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BY CATHY BURNS · MARKETING LEAD FOR AFRICA · SOUTH AFRICA
For many years, Cathy Burns has dedicated her personal time to taking care of kids in need of a basic meal a day and the very bare essentials. Cathy “adopted” the Refengkotso Day Care Centre, where they provide hot meals, water, hygiene, and education programs for kids, their families, and teachers in the extremely deprived community. She played a key role in ensuring a safe environment for the children and has collaborated with organizations like Rise Against Hunger to ensure they get at least one hot meal a day.
As a little girl, I grew up on a small farm in a poor community in Kwa-Zulu Natal, South Africa. One of the things that really stood out for me was the way people treated and cared for each other.
It was more than just material things but being there for each other, it was about sharing what we had. Giving back and sharing became a core part of me, and it was obvious that I needed to do something that would impact people’s lives.
As an adult, I moved to Johannesburg and joined many groups to see how I could make a difference. I was clear that it should not be about giving money and then simply walking away. I wanted to play a role in projects that were continuous and where I could see a change.
More than 5 years ago, my husband and I left the city life and moved into a small town called Deneysville. That’s where I saw the opportunity to be an impactful part of the community. We adopted a small daycare center called Nyakallo Day Care Centre.
Doing the Best with What We Had
The center was dilapidated with no running water. It was not a safe environment for the children. The center housed just over forty kids between the age of 3 months and 6 years and came from homes struggling to provide the basic necessities for them.
These kids were left at the center to be cared for while their families went out to seek work. The challenge was that the center was a nonprofit organization and barely making ends meet.
We began by providing them with food parcels and essentials like face cloths, soap, towels, and blankets for the very cold days. We also engaged with Lego for Education, who managed to provide the center with Lego blocks to stimulate the kids during the day.
Most importantly, I made an effort to spend some time with the children — I was able to do this with my Time2Give volunteer time off.
Two years ago, I got a chance to give back even more. I worked with a few government departments who were keen to provide us with a safe environment. This way, we could house more daycare centers in the community.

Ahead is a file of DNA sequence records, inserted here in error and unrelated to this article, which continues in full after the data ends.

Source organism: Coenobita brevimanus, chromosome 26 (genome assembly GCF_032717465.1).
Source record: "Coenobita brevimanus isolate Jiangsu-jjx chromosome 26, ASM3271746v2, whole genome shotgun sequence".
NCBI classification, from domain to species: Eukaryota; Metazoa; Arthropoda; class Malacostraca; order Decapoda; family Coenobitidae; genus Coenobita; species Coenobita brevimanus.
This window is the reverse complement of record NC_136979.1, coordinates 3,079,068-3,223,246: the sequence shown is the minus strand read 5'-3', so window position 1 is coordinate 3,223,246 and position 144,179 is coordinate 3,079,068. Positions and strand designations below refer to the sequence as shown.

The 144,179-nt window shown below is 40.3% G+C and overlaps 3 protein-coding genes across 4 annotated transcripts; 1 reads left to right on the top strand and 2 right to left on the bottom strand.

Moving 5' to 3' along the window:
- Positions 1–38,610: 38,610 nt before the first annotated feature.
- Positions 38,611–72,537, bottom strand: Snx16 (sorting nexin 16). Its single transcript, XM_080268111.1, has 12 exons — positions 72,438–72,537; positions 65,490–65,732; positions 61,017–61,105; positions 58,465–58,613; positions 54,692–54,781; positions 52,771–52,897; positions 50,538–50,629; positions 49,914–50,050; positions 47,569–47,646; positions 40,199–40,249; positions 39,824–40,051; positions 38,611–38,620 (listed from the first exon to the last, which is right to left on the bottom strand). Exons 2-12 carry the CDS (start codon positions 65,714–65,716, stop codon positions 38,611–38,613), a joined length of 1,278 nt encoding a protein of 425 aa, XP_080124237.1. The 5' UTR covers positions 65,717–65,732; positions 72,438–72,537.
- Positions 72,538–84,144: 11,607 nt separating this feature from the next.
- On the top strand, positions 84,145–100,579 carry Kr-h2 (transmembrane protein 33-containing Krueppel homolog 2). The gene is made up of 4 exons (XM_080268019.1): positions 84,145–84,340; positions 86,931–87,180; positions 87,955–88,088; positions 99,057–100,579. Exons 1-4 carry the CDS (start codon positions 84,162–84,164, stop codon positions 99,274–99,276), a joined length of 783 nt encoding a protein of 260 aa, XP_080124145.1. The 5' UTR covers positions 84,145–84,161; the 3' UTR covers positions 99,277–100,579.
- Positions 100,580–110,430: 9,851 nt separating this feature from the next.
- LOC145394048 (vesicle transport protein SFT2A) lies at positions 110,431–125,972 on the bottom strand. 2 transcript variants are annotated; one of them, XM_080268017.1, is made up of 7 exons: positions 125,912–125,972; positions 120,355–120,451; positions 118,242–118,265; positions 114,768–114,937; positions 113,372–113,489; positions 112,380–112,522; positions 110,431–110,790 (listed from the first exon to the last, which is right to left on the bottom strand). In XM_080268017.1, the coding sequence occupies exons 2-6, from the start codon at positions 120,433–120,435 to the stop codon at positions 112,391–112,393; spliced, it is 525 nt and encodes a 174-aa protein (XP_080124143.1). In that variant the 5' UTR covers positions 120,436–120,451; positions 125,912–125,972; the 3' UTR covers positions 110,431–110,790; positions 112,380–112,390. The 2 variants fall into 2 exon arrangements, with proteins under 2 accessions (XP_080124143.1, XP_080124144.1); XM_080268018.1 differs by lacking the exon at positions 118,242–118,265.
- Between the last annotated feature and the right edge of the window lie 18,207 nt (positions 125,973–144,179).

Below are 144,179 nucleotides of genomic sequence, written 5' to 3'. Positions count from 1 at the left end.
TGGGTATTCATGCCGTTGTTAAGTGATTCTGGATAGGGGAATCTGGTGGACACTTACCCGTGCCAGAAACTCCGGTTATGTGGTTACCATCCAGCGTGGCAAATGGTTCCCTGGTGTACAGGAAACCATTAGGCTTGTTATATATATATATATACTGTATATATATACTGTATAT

The government granted us a new building and the Refengkotso Day Care Center was born.
My dreams were coming true before my eyes. I knew that although we could not promise to fix all the children’s problems, we could promise that the kids will not have to face everything alone.
I had no idea how we were going to tackle the new challenge, but I knew that we had to do something quickly. Just over 120 children needed us — the challenge was on. I was ready!
This center was better equipped than the previous one I adopted, as it was a solid building with running water, electricity, and a safe haven for our children. The children were delighted with their new home and there was hope.
A Network of Support
I could not do this without support from Cisco. I collaborated with many people within Cisco, including some executive teams. Everyone was absolutely supportive.
Linda Davis, Karen Walker’s executive assistant, introduced me to Rise Against Hunger team in South Africa. Our key focus was to make sure that the children had one hot meal per day.
With the help of Cisco employees and the parents and staff at the center, we’ve packaged 50,000 meals in two years! We arranged various days for us to pack the meals for the children, which are delivered every month to the center.
My focus now is to continue to take care of this center and to build education programs for the children, parents, and teachers in this extremely deprived community.
Today no child goes home with a hungry tummy. The kids are protected and stimulated. The environment is a happy place. My heart warms up seeing the beautiful smiles on the children’s faces, and they inspire me to keep up my work.
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